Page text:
- Spend most of your time engineering mass quantities of features. Synthesizing raw data about the subject into pertinent, lower-dimensional metrics always brings the biggest bang for your buck. More features with more diversity are always better, even if some are simplistic or unsophisticated.
- Spend very little of your time comparing, selecting, and fine-tuning models. A simple ensemble of many crude models is usually better than a perfectly-calibrated ensemble of a more precise models.
- Spend no time making your algorithm elegant, optimized, or theoretically sound. Use cheap servers and cheap tricks instead.
- Get results first; explain them later. The statistical algorithms available are powerful and unbiased – they will find the key elements before you do. Your job is to feed them mass quantities of features and then explain and interpret what they find, not guide them to a preconceived intuition about the answer.
To an extent, this is just a restatement of some best practices in predictive modeling. However, where overkill analytics comes in is to take these principles to new and hopefully productive extremes by leveraging cheap cloud computing power and rapid development principles. It is in this aspect where I hope to offer some innovation and new approaches.
Anyway, thanks for the visits. I will publish a couple more posts next week on the WordPress Challenge, one describing and ranking the full set of features I used, and one on the power of simple ensembles to improve results on this type of real-world problem.
As always, thanks for reading.
I’d like to start this blog by discussing my first Kaggle data science competition – specifically, the “GigaOM WordPress Challenge”. This was a competition to design a recommendation engine for WordPress blog users; i.e. predict which blog posts a WordPress user would ‘like’ based on prior user activity and blog content. This post will focus on how my engine used the WordPress social graph to find candidate blogs that were not in the user’s direct ‘like history’ but were central in their ‘like network.’
My general approach – consistent with my overkill analytics philosophy – was to abandon any notions of elegance and instead blindly throw multiple tactics at the problem. In practical terms, this means I hastily wrote ugly Python scripts to create data features, and I used oversized RAM and CPU from an Amazon EC2 spot instance to avoid any memory or performance issues from inefficient code. I then tossed all of the resulting features into a glm and a random forest, averaged the results, and hoped for the best. It wasn’t subtle, but it was effective. (Full code can be found here if interested.)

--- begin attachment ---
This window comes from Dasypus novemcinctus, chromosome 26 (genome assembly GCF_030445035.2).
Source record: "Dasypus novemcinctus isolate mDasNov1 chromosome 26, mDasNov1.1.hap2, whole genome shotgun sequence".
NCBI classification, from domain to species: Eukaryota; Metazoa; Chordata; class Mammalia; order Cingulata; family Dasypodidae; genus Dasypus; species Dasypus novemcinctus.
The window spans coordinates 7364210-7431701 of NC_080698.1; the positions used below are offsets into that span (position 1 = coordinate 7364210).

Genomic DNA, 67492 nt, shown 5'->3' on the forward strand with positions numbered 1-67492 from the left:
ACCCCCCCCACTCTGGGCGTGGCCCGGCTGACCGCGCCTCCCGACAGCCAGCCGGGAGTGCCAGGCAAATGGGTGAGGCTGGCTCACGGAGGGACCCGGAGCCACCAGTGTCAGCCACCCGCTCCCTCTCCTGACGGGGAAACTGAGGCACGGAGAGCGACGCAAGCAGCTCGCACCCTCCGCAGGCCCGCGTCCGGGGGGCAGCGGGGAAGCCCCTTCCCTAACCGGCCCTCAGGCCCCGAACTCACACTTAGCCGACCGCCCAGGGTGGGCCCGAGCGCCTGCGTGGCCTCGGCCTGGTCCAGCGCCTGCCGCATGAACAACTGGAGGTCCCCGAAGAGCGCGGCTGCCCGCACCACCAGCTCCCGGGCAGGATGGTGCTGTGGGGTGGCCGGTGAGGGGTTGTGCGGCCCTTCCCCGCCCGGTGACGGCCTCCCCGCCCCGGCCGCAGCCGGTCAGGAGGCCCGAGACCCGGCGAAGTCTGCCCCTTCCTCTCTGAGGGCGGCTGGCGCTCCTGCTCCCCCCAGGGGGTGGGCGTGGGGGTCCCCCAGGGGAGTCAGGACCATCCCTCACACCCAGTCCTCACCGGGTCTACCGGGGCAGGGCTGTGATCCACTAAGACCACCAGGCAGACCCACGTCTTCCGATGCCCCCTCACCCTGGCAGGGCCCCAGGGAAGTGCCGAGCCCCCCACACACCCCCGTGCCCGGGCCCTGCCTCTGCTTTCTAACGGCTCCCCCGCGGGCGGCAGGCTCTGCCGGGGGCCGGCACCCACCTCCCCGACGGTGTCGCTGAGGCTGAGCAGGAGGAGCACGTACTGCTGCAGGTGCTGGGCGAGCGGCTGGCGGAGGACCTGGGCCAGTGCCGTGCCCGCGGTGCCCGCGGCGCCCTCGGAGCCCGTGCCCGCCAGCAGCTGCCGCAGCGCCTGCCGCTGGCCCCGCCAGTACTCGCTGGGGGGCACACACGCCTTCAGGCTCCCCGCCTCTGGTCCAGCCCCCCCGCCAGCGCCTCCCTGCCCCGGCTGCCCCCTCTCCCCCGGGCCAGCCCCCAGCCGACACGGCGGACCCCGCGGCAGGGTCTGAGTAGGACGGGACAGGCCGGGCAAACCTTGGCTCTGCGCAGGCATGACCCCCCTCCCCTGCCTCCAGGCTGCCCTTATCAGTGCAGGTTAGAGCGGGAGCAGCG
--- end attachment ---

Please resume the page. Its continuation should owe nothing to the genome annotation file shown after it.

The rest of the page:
The WordPress Social Graph
From my brief review of other winning entries, I believe one unique quality of my submission was its limited use of the WordPress social graph. (Fair warning: I may abuse the term ‘social graph,’ as it is not something I have worked with previously.) Specifically, a user ‘liking’ a blog post creates a link (or edge) between user nodes and blog nodes, and these links construct a graph connecting users to blogs outside their current reading list:
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Hi. I’m Carter, and this is my new data science site – Overkill Analytics.
If you look around, you’ll see pretty quickly this is my first blog. There are lots of WordPress default settings and content, and everything looks pretty bland. While I love learning new technologies, I’m honestly not that into web design – my style of choice is still white (or better green) text on a black terminal. So please, bear with me as I learn to make this site at least marginally professional.
For now, please read the about this site and about me page, and visit back soon for actual content. Thanks!